While the AdWords Keyword Planner has always been a helpful tool, there have been a few changes recently that could have a big impact on your ability to get keyword data. The first change is that AdWords is grouping together similar terms, which can be easy to misinterpret when evaluating potential web traffic. The second change is that only big spenders get specific search volumes, while everyone else gets way-too-vast ranges. Here are the specifics on the AdWords Keyword Planner changes and how to get the SEO relief you need to get keyword data back.
Problem #1: Adwords Keyword Planner is Grouping Together Similar Terms
While it makes sense that AdWords Keyword Planner would group together similar terms, they don’t make it easy to recognize unless you know what you are looking for. As Search Engine Land reported a few months ago, when there are similar variants of a word, such as cat and cats, the AdWords Keyword Planner will group the data together. However, on your end, it will still show the stats for each individual term—they will just be the exact same figures. This does not mean each individual one has that amount of search volume; it means they achieve that many searches combined. So do not add them together!
But the problem arises because oftentimes not all similar variants are created equal when it comes to search volume, and it’s important to know the specifics so you can spend your time and effort on the terms that are actually the best. Luckily, it’s pretty simple to get keyword data broken down again. Here are the steps to follow:
- In the AdWords Keyword Planner, click on the arrows next to the keywords you want more specific data for. At this point, they will all have the same search volumes, which is really just all of them combined. Click “Review Plan”.
- On this page, there are a few changes to make. First, click on the “Keyword” tab and select the option under match types for “Exact Match”. Make sure the date range will show you the results by month, and enter a maximum bid to make sure you are seeing the estimates for first-page results. Finally, click on the “Get Detailed Forecasts” button and you are ready to see the breakdown of each specific variant.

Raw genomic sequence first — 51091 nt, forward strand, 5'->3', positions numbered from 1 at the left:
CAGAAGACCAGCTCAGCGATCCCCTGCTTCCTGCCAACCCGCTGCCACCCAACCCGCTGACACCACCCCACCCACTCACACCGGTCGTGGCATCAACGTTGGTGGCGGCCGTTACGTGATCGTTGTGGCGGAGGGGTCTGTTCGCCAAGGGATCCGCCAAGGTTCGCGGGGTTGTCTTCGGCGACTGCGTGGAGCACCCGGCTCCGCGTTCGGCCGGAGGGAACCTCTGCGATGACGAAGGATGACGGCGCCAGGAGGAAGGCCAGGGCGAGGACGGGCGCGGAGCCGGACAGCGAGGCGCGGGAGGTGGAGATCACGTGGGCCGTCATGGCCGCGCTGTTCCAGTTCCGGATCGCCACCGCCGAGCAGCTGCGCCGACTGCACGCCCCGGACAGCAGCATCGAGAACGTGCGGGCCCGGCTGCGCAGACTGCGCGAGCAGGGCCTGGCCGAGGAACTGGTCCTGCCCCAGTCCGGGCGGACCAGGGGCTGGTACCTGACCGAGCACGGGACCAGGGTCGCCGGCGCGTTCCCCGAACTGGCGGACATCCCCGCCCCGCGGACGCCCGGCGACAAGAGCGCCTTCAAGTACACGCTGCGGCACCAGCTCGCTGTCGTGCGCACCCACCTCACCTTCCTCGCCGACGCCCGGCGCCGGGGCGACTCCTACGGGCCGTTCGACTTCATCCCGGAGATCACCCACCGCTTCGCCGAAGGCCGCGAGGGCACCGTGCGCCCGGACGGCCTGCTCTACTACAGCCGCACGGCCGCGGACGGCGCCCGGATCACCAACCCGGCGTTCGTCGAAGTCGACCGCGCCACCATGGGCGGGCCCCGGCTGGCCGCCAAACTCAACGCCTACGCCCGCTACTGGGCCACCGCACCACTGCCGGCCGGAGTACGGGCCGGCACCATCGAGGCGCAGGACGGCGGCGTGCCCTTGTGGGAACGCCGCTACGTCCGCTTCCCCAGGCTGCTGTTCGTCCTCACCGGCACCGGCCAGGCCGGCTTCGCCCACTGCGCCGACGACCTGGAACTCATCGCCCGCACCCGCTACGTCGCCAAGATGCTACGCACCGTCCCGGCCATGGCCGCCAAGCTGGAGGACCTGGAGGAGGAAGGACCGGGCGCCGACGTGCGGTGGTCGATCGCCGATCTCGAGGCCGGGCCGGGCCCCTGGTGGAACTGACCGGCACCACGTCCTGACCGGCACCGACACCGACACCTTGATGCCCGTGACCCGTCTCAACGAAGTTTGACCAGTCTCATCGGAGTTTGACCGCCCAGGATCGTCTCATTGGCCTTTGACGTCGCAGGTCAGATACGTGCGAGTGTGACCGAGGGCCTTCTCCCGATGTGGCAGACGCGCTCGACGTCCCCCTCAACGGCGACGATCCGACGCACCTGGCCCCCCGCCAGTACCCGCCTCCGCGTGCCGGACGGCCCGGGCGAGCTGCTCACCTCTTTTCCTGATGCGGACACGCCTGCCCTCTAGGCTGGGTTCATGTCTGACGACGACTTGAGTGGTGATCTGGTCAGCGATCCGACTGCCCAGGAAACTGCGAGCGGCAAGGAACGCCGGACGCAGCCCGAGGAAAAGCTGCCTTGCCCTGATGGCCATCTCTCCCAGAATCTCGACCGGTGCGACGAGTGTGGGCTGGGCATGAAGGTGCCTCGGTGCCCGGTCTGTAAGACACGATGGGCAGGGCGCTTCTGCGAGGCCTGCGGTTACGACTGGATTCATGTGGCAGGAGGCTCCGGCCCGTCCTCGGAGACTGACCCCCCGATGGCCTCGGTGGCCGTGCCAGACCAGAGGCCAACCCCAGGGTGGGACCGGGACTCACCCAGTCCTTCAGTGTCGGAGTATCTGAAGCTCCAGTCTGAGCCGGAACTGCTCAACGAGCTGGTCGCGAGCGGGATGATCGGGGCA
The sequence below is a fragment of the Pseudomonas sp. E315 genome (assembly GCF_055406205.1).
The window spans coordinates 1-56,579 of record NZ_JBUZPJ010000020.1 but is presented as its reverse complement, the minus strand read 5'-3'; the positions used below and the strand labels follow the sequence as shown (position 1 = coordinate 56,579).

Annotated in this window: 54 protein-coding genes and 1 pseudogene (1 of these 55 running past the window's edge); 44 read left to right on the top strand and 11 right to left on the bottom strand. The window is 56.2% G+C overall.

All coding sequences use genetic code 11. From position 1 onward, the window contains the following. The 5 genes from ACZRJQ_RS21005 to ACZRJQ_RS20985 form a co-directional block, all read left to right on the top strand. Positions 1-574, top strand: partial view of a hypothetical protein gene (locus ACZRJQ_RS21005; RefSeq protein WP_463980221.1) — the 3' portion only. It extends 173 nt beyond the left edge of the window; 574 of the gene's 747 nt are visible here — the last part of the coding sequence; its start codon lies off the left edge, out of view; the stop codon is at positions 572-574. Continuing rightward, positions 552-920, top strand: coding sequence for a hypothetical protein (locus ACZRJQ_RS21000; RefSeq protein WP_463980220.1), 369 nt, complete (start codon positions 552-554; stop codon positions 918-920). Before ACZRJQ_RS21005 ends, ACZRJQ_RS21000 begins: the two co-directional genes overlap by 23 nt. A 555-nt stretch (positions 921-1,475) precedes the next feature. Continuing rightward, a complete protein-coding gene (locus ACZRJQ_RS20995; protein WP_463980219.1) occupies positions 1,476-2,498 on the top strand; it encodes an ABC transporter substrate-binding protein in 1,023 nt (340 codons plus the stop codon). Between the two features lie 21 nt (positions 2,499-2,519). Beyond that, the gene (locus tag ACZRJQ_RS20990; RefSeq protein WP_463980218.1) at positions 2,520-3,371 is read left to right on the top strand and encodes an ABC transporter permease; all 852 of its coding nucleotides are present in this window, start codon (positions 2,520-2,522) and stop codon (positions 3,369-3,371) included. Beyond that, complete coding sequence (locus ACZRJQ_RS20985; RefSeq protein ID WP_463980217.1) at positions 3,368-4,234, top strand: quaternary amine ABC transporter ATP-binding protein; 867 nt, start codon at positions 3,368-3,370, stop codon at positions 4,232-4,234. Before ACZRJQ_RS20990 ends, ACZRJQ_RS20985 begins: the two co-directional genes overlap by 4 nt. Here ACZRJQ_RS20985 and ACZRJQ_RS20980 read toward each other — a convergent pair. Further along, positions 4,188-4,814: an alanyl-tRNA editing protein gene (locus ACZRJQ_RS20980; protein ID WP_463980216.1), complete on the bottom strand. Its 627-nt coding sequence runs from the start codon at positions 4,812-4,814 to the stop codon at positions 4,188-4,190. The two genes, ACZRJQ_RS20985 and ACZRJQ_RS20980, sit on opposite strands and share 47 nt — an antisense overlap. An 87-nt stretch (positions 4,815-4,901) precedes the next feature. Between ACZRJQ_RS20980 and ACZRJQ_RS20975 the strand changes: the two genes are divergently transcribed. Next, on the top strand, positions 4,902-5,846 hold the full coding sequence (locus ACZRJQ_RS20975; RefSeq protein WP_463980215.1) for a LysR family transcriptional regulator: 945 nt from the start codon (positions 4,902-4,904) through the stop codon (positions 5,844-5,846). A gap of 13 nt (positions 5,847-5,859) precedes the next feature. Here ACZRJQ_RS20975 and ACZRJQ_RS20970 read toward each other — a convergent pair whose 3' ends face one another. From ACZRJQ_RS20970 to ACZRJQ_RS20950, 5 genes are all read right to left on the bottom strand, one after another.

Problem #2: Low-spend Advertisers Only Get Volume Ranges
The second issue you will find in the AdWords Keyword Planner is that if you aren’t spending a huge amount on your campaign, or you have been inactive for a while, then you will not see specific search volumes anymore. Instead, you will see ranges. For example, if a certain search term actually gets 14,000 monthly searches, if you are a low-spender, you will only see a range of 10K-100K. Obviously, there’s a huge difference between 14K searches and 99K searches, so this can be a major issue.
If you want to get keyword data back to more specific amounts, you have a few options:
- As theGC reports, you can still check out your keyword data through the Google Traffic Forecaster (found inside the AdWords Keyword Planner), or you can check out Google Trends. However, the figures are usually higher than they would be in the Keyword Planner, but that’s still more accurate than a huge range.
- Or there’s always the option to just spend more on AdWords so you can see all of the data you need. If you can’t achieve that on your own, you can work with an agency like ours to benefit from the power of our combined AdWords spending.
If you need help getting back keyword data, contact Zero Gravity Marketing today. We would love to show you all the specifics and work with you to grow an impressive PPC campaign to catapult your brand.